PFLA leads new consortium asking for CLEAR and transparent food labelling

The PFLA is leading a newly established Consortium of civil society, farming and food organisations, called CLEAR – the Consortium for Labelling for the Environment, Animal Welfare and Regenerative Farming.

The collaborating members include the Sustainable Food Trust, Compassion in World Farming, the Soil Association, the Nature-Friendly Farming Network and Sustain.

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There are also some supportive partner organisations including the British Dietetic Association, Farms to Feed Us, the Food, Farming and Countryside Commission, Organic Farmers and Growers, Rare Breeds Survival Trust and Equilibrium Markets Ltd.

The consortium has drawn up a manifesto which outlines a shared vision for the need for transparent and verifiable mandatory method of production labelling for food products sold in the UK.

“We are pleased that the Government has given a commitment to review food labelling regulations,” says consortium and PFLA chair Fidelity Weston. “We would welcome the opportunity to work closely with Government agencies to achieve this substantive improvement to the current arrangements.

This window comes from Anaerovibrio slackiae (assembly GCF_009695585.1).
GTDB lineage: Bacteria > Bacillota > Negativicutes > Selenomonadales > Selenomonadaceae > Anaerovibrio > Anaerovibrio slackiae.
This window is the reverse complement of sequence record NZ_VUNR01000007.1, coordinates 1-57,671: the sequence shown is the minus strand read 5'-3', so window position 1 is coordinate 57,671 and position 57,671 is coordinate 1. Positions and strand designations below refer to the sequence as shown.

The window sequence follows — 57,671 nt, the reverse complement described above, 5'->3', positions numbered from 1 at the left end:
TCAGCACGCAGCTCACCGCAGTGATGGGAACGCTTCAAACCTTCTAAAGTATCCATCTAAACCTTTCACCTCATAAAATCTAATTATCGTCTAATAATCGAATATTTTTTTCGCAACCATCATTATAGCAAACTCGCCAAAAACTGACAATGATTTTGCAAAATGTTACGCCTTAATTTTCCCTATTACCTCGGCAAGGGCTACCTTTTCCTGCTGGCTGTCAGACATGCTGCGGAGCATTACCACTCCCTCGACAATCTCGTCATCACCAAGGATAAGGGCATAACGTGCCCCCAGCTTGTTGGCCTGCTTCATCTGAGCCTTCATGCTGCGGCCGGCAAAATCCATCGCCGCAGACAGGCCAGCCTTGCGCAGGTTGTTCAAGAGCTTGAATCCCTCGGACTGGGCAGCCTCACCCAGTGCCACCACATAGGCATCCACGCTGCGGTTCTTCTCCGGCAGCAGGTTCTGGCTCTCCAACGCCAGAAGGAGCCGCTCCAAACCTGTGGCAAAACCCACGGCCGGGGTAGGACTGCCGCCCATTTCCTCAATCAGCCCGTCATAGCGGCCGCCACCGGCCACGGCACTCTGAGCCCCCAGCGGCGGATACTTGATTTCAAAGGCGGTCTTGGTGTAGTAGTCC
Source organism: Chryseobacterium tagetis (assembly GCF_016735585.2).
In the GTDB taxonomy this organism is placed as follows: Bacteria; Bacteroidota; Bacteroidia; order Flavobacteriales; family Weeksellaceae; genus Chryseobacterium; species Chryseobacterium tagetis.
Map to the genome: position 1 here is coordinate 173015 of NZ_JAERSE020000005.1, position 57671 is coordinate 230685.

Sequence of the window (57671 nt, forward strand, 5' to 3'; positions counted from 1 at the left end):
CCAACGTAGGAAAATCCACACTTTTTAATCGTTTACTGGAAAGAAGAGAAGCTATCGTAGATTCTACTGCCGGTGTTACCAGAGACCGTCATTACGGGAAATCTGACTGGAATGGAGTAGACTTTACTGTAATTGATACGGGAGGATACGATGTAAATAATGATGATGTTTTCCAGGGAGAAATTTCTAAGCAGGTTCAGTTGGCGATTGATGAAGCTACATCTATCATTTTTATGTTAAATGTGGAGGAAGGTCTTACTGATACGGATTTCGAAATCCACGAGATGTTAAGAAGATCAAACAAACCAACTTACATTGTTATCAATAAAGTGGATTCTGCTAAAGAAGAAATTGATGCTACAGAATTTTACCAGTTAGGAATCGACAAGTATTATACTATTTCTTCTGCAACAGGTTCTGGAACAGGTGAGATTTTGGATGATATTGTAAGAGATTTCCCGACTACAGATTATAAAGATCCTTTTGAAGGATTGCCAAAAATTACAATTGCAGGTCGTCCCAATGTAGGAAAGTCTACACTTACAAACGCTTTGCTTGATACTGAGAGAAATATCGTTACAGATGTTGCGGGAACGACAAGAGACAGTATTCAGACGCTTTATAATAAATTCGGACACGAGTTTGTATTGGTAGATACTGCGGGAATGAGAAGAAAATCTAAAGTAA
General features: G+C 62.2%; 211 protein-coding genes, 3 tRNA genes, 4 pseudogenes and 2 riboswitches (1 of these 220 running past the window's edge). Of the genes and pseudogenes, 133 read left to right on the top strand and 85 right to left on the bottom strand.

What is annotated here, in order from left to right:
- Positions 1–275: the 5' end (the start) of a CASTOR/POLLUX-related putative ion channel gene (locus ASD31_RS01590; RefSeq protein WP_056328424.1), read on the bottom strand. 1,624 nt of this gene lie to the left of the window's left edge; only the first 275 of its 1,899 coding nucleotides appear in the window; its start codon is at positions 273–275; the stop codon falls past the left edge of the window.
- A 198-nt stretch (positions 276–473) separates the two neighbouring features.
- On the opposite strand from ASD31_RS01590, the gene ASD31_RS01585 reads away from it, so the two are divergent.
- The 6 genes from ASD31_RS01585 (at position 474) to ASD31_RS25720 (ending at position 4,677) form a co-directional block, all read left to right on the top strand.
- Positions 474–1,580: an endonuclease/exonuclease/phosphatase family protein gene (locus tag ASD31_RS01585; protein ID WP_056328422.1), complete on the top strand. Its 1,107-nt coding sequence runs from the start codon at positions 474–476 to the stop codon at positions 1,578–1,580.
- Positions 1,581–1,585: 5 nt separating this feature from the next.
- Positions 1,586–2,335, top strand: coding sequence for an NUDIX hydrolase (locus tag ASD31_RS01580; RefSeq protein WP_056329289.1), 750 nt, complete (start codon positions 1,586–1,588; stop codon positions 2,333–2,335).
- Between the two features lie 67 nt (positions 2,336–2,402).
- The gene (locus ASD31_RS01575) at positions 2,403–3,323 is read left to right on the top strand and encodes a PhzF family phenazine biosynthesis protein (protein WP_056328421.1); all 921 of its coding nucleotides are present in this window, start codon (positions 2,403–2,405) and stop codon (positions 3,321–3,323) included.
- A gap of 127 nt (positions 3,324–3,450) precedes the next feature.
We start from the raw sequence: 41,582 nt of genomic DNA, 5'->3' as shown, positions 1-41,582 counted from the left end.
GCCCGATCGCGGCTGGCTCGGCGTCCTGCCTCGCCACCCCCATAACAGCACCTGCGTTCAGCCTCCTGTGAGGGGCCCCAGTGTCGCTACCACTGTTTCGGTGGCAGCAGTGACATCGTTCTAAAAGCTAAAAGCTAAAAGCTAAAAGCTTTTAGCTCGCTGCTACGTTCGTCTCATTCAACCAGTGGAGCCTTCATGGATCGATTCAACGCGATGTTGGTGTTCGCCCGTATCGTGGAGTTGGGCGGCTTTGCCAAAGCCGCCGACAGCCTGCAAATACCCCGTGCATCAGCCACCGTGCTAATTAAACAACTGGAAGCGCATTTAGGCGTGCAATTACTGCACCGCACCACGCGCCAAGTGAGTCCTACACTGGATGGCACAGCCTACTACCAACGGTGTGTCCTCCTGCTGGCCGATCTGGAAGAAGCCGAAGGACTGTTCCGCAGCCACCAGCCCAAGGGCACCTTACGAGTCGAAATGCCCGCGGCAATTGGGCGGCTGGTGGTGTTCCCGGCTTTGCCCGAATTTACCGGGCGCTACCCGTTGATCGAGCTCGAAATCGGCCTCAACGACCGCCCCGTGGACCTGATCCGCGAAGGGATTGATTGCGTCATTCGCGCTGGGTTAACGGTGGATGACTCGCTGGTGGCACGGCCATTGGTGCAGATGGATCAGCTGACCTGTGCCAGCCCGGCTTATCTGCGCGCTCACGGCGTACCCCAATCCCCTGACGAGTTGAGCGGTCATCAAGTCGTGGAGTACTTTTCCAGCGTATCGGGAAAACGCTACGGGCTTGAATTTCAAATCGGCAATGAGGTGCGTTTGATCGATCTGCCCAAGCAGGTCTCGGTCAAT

“We believe that developing clear accessible food labels that identify method of production, will respond to the consumer’s desire for greater transparency over how their food is produced.”

Ultimately, the consortium would like to see:

  • Mandatory method of production labelling with adequate enforcement mechanisms for all foods, including imports
  • Independent assessment requiring verifiable benchmarking against key metrics
  • Clear accessible presentation (ie on package)

The Consortium also believes this will help deliver against the Government`s 25-Year Environment Plan promise to “become the first generation to leave the environment in a better state than we found it, and pass on to the next generation a natural environment protected and enhanced for the future”.

Grass-fed labelling

The PFLA has always argued that current labelling regulations, which mean that the term ‘grass-fed’ can be used to describe meat and dairy products that are ‘predominantly fed on grass, ie which can be just 51% grass-fed, are misleading. A consumer survey carried out by the PFLA in 2017, showed how 93% of respondents agreed or strongly agreed, that this needs to be changed.

The PFLA is delighted to be joining force with an impressive consortium of organisations all working towards a common aim.  Other like-minded organisations would also be welcomed and can contact Fidelity Weston at to add their support.

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